The journal Emerging Infectious Diseases reports the worrying discovery that birds captured in the Arctic tundra are carrying antibiotic-resistant bacteria. The Swedish researchers behind the finding were surprised that antibiotic resistance had spread into what were thought to be relatively pristine ecosystems.
Taking samples from 97 birds in northeastern Siberia, northern Alaska, and northern Greenland, the scientists cultivated bacterial samples in special laboratories onboard the icebreaker Oden and carried out further analysis at the microbiological laboratory at the Central Hospital in V�xjö, Sweden.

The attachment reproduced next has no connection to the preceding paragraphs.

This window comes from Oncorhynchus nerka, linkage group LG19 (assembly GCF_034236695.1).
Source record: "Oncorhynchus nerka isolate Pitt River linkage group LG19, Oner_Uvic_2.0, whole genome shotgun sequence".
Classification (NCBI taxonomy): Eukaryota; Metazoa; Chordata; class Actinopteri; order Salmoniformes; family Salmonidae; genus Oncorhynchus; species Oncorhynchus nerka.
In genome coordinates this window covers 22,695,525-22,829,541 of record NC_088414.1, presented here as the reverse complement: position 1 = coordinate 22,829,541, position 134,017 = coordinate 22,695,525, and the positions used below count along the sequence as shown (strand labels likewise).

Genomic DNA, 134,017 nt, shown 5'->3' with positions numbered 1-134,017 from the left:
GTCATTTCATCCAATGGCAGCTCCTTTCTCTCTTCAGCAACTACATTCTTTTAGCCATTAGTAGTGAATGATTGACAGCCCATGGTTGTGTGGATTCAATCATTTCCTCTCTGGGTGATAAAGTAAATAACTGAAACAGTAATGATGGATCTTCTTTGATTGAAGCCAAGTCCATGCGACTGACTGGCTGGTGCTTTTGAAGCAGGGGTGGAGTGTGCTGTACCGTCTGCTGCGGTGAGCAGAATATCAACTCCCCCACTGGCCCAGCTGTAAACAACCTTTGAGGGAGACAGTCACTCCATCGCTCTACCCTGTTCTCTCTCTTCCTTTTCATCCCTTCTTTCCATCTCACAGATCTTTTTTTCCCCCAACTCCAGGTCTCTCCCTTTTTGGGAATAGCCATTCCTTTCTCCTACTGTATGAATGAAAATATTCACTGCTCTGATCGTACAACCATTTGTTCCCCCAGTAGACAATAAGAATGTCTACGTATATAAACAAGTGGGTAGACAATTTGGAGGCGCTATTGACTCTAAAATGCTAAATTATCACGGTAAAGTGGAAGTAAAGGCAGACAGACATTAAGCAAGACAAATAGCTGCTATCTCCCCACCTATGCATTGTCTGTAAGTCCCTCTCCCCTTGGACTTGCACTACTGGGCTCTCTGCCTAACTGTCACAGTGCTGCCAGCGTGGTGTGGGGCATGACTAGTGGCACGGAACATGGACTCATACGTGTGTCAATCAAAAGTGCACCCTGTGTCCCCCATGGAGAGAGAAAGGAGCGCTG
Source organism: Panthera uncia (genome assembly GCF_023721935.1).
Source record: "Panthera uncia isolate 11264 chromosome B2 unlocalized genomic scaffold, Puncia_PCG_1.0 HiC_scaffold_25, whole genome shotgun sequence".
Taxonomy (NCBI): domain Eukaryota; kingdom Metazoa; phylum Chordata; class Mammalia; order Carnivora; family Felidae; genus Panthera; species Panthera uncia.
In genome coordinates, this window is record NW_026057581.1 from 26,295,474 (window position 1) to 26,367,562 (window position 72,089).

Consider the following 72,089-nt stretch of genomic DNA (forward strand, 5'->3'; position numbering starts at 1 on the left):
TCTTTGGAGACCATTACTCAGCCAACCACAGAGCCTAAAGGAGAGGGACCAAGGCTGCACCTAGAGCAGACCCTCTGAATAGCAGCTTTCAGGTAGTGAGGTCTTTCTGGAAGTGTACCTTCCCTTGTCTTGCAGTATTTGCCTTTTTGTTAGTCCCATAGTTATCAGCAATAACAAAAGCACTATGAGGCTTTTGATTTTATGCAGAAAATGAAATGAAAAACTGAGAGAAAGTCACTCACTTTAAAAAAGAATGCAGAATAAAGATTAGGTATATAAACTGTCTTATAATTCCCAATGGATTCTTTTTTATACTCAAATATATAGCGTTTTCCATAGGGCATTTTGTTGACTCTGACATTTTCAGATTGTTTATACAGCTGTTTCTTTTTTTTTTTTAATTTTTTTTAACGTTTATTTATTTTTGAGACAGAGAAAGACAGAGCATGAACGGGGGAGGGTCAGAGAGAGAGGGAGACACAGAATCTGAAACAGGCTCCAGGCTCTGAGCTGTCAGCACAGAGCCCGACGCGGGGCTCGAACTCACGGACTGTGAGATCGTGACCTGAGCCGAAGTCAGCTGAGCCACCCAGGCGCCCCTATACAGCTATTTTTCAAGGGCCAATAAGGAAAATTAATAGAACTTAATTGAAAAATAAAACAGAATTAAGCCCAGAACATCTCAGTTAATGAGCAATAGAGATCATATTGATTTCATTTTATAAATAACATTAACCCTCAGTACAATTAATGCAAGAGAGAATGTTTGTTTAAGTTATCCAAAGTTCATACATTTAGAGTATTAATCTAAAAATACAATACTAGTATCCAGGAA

“We were extremely surprised,” says Björn Olsen, professor of infectious diseases at Uppsala University. “We took samples from birds living far out on the tundra and had no contact with people. This further confirms that resistance to antibiotics has become a global phenomenon and that virtually no region of the earth, with the possible exception of the Antarctic, is unaffected.”
Prof Pooh-Poohs Western World’s Anti-Bacterial Crusade
Environmental Persistence Of Tamiflu Causes Concern
Probiotics Touted As New Weapon Against Hospital Bugs
Bird Poo Spreading Toxic Pollutants